Lost in the hubbub of Google I/O last week was this blog post from Kevin Purdy of iFixit, which tells the inside story of how Samsung announced a “revolutionary” upcycling program in 2017, delayed it for years, and eventually gutted it before shipping a pale imitation of the original idea. iFixit was actually involved in the initial 2017 announcement, and the repair outfit says that after endorsing the original idea with its brand and stamp of approval, Samsung never delivered on its promises.
Despite the 2017 announcement of an upcycling program, the code didn’t ship until April 2021, when Samsung finally launched a beta version of “Galaxy Upcycling at Home.” This program lets users turn end-of-life Samsung phones into smart home sensors that could be paired with Samsung’s SmartThings ecosystem. In our launch coverage of Galaxy Upcycling at Home, we called it “a very modest starting point.” It was nice to see Samsung thinking about the piles of e-waste it dumps into the world, so we tried to be nice, but turning a many-hundred-dollar phone into a light sensor or sound sensor seemed like a waste.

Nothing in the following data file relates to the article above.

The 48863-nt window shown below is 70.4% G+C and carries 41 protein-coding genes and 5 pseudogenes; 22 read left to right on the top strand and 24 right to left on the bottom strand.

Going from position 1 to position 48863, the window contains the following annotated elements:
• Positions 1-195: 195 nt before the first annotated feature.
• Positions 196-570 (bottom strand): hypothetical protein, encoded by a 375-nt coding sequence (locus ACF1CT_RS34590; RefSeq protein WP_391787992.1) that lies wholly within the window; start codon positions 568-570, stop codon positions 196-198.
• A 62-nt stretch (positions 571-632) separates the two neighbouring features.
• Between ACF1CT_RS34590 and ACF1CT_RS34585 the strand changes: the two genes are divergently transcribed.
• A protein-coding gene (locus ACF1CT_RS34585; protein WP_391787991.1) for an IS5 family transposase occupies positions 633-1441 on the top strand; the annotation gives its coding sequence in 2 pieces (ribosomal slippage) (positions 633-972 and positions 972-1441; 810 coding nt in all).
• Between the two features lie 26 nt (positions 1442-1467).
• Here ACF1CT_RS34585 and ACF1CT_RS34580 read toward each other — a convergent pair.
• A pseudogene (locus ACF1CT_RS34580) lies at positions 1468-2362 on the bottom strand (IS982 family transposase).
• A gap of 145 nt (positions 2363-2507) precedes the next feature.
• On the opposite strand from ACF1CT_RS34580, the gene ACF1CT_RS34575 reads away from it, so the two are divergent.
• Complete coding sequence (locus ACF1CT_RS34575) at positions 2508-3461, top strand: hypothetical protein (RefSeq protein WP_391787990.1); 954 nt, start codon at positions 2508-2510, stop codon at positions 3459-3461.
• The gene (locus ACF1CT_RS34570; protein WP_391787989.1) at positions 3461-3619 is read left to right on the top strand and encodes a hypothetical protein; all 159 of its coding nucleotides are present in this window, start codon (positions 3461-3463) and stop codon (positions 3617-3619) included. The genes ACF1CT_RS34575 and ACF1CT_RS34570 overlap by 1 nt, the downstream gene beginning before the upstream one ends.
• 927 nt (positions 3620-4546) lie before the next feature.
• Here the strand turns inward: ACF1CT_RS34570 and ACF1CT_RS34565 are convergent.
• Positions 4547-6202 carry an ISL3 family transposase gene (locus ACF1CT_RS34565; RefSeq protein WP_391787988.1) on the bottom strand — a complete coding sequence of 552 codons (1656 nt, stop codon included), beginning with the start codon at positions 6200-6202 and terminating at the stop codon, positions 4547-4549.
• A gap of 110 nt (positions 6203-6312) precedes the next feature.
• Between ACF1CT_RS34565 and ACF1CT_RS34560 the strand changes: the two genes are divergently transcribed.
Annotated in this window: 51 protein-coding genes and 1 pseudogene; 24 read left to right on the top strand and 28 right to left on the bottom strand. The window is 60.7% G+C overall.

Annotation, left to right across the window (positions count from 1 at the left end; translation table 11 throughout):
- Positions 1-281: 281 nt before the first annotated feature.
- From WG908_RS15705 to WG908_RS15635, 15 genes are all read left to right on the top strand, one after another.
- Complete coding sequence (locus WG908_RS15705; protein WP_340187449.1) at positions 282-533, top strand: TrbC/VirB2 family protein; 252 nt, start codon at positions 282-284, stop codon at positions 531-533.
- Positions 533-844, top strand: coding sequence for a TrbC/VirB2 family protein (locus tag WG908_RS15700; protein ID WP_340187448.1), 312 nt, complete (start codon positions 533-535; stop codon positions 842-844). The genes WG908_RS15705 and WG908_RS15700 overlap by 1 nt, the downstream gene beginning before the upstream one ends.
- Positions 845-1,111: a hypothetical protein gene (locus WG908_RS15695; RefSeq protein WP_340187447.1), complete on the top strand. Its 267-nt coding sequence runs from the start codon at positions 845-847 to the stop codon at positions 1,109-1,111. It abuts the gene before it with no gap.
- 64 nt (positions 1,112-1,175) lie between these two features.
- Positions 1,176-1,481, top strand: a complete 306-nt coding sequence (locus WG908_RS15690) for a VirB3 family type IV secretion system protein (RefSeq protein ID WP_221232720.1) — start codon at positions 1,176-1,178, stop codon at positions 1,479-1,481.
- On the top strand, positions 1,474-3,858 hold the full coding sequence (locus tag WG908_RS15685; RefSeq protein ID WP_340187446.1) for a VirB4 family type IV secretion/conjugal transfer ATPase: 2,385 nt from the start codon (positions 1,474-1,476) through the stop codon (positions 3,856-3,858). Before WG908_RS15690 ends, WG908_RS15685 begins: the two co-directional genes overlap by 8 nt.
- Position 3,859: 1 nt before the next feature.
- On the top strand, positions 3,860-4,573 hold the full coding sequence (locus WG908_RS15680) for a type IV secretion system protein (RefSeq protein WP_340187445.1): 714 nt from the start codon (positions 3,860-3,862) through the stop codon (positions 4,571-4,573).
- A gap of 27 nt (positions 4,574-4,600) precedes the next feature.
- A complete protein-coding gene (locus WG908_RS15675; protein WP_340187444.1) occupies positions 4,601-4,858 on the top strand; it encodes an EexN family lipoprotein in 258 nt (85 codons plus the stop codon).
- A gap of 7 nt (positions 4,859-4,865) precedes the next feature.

We also hoped that the program would dramatically expand, say, by allowing users to unlock the bootloaders of devices Samsung decided to no longer support so that the community could keep them running and relevant. The Raspberry Pi is a good benchmark for what an open device can be like, with thousands of uses and a ton of custom-build operating systems. A retired smartphone could easily match this functionality, plus it has a touchscreen, speakers, a battery, and usually more horsepower than a Pi.